Burns retired from the U.S. Foreign Service in 2014 and is currently the president of the Carnegie Endowment for International Peace, a nonpartisan foreign policy think tank headquartered in Washington, D.C.
CIA director is perhaps the most high-profile post Biden had yet to fill after weeks of rolling out Cabinet picks and other administration appointments. The choice ultimately proved to be one of the toughest the president-elect faced as he put together his national security and foreign policy teams.
Burns now joins that built-out roster of Biden nominees, which includes Antony Blinken as secretary of State, Lloyd Austin as secretary of Defense, Alejandro Mayorkas as secretary of Homeland Security and Avril Haines as director of national intelligence nominee.
In a transition team statement on Monday, Biden described the CIA director-designate as “an exemplary diplomat with decades of experience on the world stage keeping our people and our country safe and secure.”
Burns “shares my profound belief that intelligence must be apolitical and that the dedicated intelligence professionals serving our nation deserve our gratitude and respect,” Biden said.
“Ambassador Burns will bring the knowledge, judgment, and perspective we need to prevent and confront threats before they can reach our shores,” he added. “The American people will sleep soundly with him as our next CIA Director.”
Burns’ selection means a career foreign service officer — not a career intelligence official such as current CIA Director Gina Haspel — will be assuming the top job at Langley, and it underscores Biden’s commitment to rebuilding international alliances that deteriorated under outgoing President Donald Trump’s administration.
The CIA had found itself uncomfortably embroiled in domestic politics under Trump, accused by the president and his allies of seeking to tar him as an agent of Moscow and representing a “deep state” bent on undermining his policies.
The agency’s work is likely to fly much further under the radar in Biden’s administration. The president-elect is unlikely to break publicly with his CIA director or attack him on social media, as Trump did repeatedly during his presidency.
The CIA remains the heavyweight among the country’s 17 spy agencies, and its employees often chafe at the somewhat amorphous oversight role of the Office of the Director of National Intelligence, which is set to be run by Haines.
Two former CIA officers who spoke to POLITICO this week expressed concern that ODNI will become more empowered under Haines, resulting in the CIA losing some of its independence. Haines’ views were considered as Biden weighed options for CIA chief, according to two people close to the process.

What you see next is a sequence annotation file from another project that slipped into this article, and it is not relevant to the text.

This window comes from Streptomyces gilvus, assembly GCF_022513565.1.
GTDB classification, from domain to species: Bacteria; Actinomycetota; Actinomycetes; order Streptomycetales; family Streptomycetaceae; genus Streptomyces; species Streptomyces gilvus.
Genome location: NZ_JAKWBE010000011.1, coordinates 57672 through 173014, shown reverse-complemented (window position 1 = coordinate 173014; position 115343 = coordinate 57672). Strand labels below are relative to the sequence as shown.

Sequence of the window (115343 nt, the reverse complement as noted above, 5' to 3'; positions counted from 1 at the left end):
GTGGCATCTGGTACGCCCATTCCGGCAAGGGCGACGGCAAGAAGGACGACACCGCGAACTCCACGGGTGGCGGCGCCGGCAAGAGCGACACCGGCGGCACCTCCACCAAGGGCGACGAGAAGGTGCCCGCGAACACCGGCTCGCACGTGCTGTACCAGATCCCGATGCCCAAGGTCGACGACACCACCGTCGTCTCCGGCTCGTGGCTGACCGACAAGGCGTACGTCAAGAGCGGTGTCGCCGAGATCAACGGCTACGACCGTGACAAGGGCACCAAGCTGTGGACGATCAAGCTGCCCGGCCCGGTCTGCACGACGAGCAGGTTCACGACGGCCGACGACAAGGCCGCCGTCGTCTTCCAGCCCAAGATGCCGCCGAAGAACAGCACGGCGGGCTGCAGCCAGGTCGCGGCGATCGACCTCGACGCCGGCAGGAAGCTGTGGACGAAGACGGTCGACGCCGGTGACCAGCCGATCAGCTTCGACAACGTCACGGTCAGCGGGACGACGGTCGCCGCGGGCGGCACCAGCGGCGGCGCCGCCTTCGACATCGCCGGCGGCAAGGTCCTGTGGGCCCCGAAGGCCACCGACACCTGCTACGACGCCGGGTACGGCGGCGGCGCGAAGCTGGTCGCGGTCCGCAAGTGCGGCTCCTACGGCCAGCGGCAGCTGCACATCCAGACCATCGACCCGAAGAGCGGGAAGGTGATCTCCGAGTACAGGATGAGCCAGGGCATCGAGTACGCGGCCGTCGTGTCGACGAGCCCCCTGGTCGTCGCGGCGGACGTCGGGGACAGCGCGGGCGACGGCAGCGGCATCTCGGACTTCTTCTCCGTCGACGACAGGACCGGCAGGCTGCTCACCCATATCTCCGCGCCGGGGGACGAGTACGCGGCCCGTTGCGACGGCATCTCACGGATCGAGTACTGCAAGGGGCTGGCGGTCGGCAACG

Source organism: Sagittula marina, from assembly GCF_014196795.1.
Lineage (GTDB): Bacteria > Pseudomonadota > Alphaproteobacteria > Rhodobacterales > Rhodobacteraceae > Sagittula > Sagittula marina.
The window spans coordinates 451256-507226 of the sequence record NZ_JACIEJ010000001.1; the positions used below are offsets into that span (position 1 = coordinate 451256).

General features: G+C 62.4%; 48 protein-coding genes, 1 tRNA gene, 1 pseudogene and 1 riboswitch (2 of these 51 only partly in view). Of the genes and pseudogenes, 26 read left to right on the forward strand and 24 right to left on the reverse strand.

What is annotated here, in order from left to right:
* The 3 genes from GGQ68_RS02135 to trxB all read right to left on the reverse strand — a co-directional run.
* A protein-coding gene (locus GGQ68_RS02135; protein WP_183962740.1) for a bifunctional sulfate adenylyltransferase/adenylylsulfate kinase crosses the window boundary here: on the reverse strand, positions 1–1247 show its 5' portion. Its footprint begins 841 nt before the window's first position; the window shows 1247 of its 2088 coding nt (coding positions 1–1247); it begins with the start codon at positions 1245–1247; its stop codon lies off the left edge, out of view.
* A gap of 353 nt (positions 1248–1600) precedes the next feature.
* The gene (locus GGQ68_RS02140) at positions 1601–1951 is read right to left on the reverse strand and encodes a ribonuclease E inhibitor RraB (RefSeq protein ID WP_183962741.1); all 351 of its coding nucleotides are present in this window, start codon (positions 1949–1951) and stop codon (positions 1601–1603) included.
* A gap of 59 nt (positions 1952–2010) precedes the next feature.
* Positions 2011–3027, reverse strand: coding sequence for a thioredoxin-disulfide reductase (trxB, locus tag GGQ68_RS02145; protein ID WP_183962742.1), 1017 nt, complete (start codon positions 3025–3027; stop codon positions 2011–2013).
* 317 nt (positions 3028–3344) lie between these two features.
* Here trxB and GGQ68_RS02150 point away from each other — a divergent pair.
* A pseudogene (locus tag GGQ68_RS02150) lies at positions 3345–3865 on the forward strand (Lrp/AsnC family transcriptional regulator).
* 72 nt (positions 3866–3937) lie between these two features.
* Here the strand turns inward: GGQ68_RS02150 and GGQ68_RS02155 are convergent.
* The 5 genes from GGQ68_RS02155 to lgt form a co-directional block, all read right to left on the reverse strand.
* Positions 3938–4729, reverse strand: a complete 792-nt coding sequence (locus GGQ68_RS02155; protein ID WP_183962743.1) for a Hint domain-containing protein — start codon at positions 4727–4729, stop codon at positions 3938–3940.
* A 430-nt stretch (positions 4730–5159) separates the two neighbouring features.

As CIA director, Burns will face an emboldened Russia and an increasingly aggressive China, as well as transnational threats such as climate change and pandemics which Biden has placed at the center of his national security agenda.
Burns will also be expected to help rebuild morale at the agency, where analysts — particularly inside CIA’s Russia House — have seen their work politicized by the president over the last four years.
Fewer and fewer intelligence products concerning Russia were making their way to the White House by the fall of this year, as senior CIA officials sought to avoid angering the president.
Trump remains extraordinarily sensitive around the subject of Russian interference, and has repeatedly and publicly railed against the intelligence community’s conclusion that Russia interfered in 2016 to bolster his candidacy.
But it is unlikely that Burns will need to tiptoe around certain intelligence findings with Biden. Unlike Trump — who was interested in intelligence only insofar as he could wield it as a political cudgel — the president-elect has long seen the intelligence community’s work as inherently valuable, Blinken said in an interview earlier this year.
“He said he felt so connected to what was going on around the world thanks to the PDB, and that losing that connection felt like a real void,” Blinken said, referring to the classified briefing provided daily to the president, vice president and other senior officials.
“I think that is evidence of the basic value he placed on the work of the intelligence community, because the PDB is of course their most important product,” he added.
Former CIA Director John Brennan, who served from 2013-2017 and is now one of Trump’s fiercest critics, cautioned that Biden was not simply a rubber stamp when it came to the intelligence community’s conclusions.
Brennan’s book, “Undaunted,” outlines some disagreements he had with then-Vice President Biden on issues including the Osama bin Laden raid and the U.S. military presence in Iraq.
“I remember [former DNI] Jim Clapper and myself would be in NSC meetings in the Situation Room, and we knew we’d be the skunk at the party because we would be presenting intelligence that might be at odds with the prevailing view,” Brennan wrote.
“I was questioned on it, challenged on it, and rightly so,” he wrote. “But I never felt that they didn’t want to hear it.”